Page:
Periodic Report Summary 4 - SARISTU (Smart Intelligent Aircraft Structures)
SARISTU – SmARt Intelligent Aircraft STrUctures (www.saristu.eu) is a level 2 project conducted within the European Union’s 7th Framework programme addressing the air travel cost reduction aspect of the 4th call.
As such, SARISTU’s principal aims target a reduction of the manufacturing and in particular the operational cost of civil airliners. For this purpose, it matures and integrates different concepts which enable further fuel burn reductions through aircraft drag and weight reductions, reduce aircraft downtime in case of unscheduled inspections and improve the manufacturing times and subsequent performance of advanced fuselage structures.
Organized along the major principal components of an aircraft, development and integration activities centre on wing specific applications on one hand and fuselage applications on the other.
With respect to the wing specific applications, the further maturation and development of conformal morphing technologies, which enable a smooth shape change of aerodynamic surfaces, as well as the integration of structural health monitoring are at the focus of activities. To date, conformal morphing surfaces could not be implemented in practice due to the conflicting requirements of a high required stiffness and the ability to be actively deformed. Furthermore, additional functionalities have to address specific aircraft requirements such as lightning strike protection, bird strike protection, erosion protection and a reliable integration of different sensor systems into the control architecture. By enabling the consideration of conformal moving surfaces at the aircraft design stage, SARISTU has shown these technologies capabilities to reduce the fuel consumption of future airliners by 6,5% while at the same time offering improvements in flight path noise of up to 8dB.
Fuselage specific applications centre on the integration of structural health monitoring technologies in the aircraft architecture as well as the further maturation of multifunctional structures and the improvement of a typical fuselage’s robustness. By enabling a significantly more rapid damage assessment and categorization than is currently possible, aircraft structural inspections due to accidental damages are expected to be performed with a significantly reduced delay. This in turn was shown to result in a cost reduction of such in-service inspection activities of more than 1,33% for carbon fibre based fuselage structures. Furthermore, improvements are investigated and developed within SARISTU’s multifunctional structures approach which, among other solutions, arise from integrating carbon nanotubes into the basic skin-stringer-frame system. The resulting gains can be exploited either directly for an improved structural robustness or translated into corresponding structural weight savings of 2,2%. Although short of the 3% objective, additional benefits coming from the possible exploitation of the increased electrical conductivity boost achievable weight savings to 5% versus the reference structure.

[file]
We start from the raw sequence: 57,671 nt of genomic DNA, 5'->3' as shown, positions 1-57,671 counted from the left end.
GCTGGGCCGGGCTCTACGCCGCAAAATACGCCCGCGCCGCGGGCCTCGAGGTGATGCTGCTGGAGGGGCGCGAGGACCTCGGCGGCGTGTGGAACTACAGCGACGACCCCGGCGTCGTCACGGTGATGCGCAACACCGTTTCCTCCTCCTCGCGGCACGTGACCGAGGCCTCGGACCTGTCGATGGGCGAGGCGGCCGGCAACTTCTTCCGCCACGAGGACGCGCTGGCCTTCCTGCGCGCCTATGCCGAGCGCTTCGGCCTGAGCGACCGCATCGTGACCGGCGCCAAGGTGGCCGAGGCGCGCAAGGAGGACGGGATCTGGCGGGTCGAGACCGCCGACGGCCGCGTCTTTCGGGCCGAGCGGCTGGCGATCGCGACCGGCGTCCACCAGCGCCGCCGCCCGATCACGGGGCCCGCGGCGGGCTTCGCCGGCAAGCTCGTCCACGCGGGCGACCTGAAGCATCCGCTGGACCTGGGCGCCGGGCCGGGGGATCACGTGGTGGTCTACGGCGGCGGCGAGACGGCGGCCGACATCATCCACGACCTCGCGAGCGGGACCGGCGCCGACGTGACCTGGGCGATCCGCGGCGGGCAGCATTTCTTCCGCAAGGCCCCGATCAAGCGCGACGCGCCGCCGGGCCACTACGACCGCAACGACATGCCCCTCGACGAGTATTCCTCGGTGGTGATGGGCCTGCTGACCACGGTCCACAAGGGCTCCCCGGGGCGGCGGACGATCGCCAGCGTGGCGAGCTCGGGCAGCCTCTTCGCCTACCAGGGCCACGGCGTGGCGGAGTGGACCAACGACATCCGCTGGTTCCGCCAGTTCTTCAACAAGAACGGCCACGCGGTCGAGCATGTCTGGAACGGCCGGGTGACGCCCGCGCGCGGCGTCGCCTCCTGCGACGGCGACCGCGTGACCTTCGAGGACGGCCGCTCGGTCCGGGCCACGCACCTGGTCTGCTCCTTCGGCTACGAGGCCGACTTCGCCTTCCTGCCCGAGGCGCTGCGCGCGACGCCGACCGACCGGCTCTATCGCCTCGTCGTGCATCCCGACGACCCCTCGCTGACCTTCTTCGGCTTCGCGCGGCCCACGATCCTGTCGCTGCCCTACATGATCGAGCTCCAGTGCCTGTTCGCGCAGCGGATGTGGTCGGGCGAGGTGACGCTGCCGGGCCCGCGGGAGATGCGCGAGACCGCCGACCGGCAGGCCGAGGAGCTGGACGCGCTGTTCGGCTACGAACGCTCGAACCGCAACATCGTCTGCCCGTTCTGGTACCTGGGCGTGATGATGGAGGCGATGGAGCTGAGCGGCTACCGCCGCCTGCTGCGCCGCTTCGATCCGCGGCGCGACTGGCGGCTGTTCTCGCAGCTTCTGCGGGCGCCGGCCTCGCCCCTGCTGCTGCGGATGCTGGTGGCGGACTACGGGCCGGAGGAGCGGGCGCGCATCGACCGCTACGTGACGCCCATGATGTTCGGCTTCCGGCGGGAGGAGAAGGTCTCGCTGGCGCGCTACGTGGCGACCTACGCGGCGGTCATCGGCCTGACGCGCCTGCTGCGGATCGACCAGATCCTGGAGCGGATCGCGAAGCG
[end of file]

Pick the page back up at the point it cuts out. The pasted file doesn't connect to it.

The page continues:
Multifunctional structures also utilise the conductivity of carbon nanotubes in order to enable a carbon fibre based structure to perform low level electrical functionalities. Together with further technological integration targeting the higher electrical functions such as electrical grounding and bonding, it was expected that the currently heavy and costly electrical structure network required for a black fuselage can be designed significantly lighter and installed approximately 15% more cheaply. Due to the difficult establishment of complex benchmarks, SARISTU could only determine a 4% cost improvement but, as it was unable to factor in the exact installation cost savings and had to rely exclusively on weight saving benefits, this is a highly conservative estimate.
Culminating in wing and fuselage specific demonstration and performance verification activities in its fourth and final year, SARISTU has shown benefits beyond its current scope of more affordable air travel. While conformal morphing can in principle be applied to further aerodynamic surfaces, it could also bring benefits to other industries where active aerodynamic or fluidic control is beneficial. Similarly, structural health monitoring can be expected to bring operational benefits wherever light weight construction is of primary importance. Last but not least, overcoming the technical obstacles of composite structures related to their electrical properties as well as the integration of data generation and transmission will be applicable well beyond the aircraft industry.